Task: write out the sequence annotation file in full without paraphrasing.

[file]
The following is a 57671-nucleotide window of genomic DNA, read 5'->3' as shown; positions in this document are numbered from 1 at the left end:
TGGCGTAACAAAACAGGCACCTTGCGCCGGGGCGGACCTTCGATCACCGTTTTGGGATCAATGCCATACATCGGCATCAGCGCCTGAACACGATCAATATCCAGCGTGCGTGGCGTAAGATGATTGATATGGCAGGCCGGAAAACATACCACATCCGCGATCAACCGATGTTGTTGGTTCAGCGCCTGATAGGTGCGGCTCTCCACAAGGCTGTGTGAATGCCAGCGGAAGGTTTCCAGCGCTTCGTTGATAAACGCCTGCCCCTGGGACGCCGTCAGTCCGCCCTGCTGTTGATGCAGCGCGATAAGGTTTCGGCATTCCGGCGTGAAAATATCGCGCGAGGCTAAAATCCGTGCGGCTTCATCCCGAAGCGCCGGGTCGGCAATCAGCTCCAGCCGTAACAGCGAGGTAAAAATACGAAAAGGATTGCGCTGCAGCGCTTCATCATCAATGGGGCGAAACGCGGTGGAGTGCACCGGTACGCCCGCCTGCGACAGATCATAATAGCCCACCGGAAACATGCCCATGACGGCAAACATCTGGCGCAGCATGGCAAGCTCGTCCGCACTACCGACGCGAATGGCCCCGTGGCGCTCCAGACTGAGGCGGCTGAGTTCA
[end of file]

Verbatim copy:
The following is a 57671-nucleotide window of genomic DNA, read 5'->3' as shown; positions in this document are numbered from 1 at the left end:
TGGCGTAACAAAACAGGCACCTTGCGCCGGGGCGGACCTTCGATCACCGTTTTGGGATCAATGCCATACATCGGCATCAGCGCCTGAACACGATCAATATCCAGCGTGCGTGGCGTAAGATGATTGATATGGCAGGCCGGAAAACATACCACATCCGCGATCAACCGATGTTGTTGGTTCAGCGCCTGATAGGTGCGGCTCTCCACAAGGCTGTGTGAATGCCAGCGGAAGGTTTCCAGCGCTTCGTTGATAAACGCCTGCCCCTGGGACGCCGTCAGTCCGCCCTGCTGTTGATGCAGCGCGATAAGGTTTCGGCATTCCGGCGTGAAAATATCGCGCGAGGCTAAAATCCGTGCGGCTTCATCCCGAAGCGCCGGGTCGGCAATCAGCTCCAGCCGTAACAGCGAGGTAAAAATACGAAAAGGATTGCGCTGCAGCGCTTCATCATCAATGGGGCGAAACGCGGTGGAGTGCACCGGTACGCCCGCCTGCGACAGATCATAATAGCCCACCGGAAACATGCCCATGACGGCAAACATCTGGCGCAGCATGGCAAGCTCGTCCGCACTACCGACGCGAATGGCCCCGTGGCGCTCCAGACTGAGGCGGCTGAGTTCA